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A third of Swedish players search for unlicensed casinos

30 March 2020

(PRESS RELEASE) -- Almost a third of Swedish players are searching online for ‘unlicensed casinos’, with growing numbers turning to black-market brands due to the market’s restrictive gaming regulations, according to data produced by customer-first affiliate brand

Research carried out by monitoring the Swedish market since it regulated in January 2019 has uncovered a spike in Swedish players searching for a basket of black-market keywords.

Up to 30% of players have searched for terms such as 'unlicensed casino'. This reinforces the theory that aggressive restrictions on licensed operators drives players to search for, and convert to, unlicensed black-market brands.

According to recent official data from the Swedish regulator, 91% of gambling is carried out by licensed operators in a market worth more than €1.2 billion.

Data from H2 Gambling Capital estimates Sweden’s ‘channelization’ strategy towards licensed sites to be 85%, however research shows the proportion of Swedish players using legal casinos to be closer to 70% with almost a third being diverted to unlicensed brands.

The findings are a stark warning to other newly regulating markets including Germany that is considering even tougher regulations on online casino products.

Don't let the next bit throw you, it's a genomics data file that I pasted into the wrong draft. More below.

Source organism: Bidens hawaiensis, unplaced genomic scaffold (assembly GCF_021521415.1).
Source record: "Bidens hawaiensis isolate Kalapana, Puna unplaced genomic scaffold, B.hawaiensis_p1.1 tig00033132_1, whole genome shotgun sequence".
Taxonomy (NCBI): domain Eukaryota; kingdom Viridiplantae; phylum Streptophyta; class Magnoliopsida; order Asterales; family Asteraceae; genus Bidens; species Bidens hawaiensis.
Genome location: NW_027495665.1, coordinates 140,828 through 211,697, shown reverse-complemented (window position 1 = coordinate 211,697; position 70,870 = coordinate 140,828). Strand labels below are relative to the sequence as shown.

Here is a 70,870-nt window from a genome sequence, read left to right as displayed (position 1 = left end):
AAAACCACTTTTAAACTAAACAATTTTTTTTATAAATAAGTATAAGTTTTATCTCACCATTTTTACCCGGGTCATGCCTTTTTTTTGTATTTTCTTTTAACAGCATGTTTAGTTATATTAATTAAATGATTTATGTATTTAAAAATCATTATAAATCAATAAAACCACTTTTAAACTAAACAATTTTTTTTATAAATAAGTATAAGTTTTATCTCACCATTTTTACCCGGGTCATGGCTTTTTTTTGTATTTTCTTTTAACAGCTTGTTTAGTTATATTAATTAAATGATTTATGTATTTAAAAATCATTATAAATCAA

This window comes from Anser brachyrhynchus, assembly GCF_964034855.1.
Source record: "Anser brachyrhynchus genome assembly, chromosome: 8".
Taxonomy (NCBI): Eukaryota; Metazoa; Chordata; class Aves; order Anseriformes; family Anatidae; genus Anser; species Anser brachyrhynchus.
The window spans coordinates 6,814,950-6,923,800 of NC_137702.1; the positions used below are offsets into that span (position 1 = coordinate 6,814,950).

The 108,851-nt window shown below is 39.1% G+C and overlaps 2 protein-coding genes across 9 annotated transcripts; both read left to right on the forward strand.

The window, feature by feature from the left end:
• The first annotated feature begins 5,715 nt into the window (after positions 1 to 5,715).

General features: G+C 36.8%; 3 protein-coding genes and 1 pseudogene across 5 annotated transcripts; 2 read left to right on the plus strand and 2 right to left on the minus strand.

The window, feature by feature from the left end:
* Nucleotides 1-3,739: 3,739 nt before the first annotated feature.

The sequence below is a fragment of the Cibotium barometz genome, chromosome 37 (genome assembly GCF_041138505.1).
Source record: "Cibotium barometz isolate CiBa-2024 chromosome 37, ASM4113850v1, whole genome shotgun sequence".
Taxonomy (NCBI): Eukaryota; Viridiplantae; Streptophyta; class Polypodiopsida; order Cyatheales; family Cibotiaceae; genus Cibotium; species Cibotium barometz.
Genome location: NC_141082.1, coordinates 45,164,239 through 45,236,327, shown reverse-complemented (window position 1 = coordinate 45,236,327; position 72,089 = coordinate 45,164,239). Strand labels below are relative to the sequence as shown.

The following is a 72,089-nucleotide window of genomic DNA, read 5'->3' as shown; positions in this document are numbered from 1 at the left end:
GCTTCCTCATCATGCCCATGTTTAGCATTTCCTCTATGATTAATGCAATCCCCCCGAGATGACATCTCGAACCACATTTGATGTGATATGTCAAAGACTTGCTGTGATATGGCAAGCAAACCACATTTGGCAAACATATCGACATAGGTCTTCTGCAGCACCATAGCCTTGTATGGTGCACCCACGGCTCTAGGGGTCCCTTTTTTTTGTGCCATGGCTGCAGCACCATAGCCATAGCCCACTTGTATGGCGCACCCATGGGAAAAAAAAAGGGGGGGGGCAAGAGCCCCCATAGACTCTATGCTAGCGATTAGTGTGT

German lawmakers recently approved regulations to legalize online poker and casino from 1 July 2021 with punitive measures including slots subject to a €1 per spin stake limit, no auto play and no jackpots, while casino games must be offered separately to table games.

One large operator in Germany, on condition of anonymity said that future licensed brands there could see casino revenues fall by up to 70% with many players flocking to black market sites if regulators passed restrictive proposals.

“With the 16 Federal States in Germany approving the new gambling regulation everyone was anticipating a regulated and safe gambling environment for online and land-based players in Germany.

“The strict policies in the new Interstate Treaty on Gambling, however, will force players and operators into illegal channels and, if this goes ahead, the market with the biggest potential in Europe will have lost its opportunity. For many operators, revenues will drop by 60 to 70%, and on top of that, taxes and fees will make this license unattractive.”

Fintan Costello, Managing Director,, said: “Instead of misguidedly declaring phase one of Swedish legislation a “success”, regulators should be focusing on the rising proportion of players searching for ‘unlicensed’ brands.

“Equally concerning is that newly regulating markets such as Germany appear to be ignoring their mistakes. There is no regulated market on earth that is proposing such damaging rules, and we would urge them to take heed of Sweden’s rapid plunge toward encouraging unlicensed activity.

“This should serve as a real warning for German lawmakers who have plenty of time to alter their proposals to benefit and protect players and to ensure their newly regulated framework is commercially successful.

“At we aim to give players more choice, presenting them with all the options before they commit to gambling on specific sites. Our aim is to help people “play with more” in a safe environment. Our core principles are built on a common sense approach to regulation that involve honest and open conversations between regulators, operators, affiliates and players. This is exactly the approach German regulators should be taking.”

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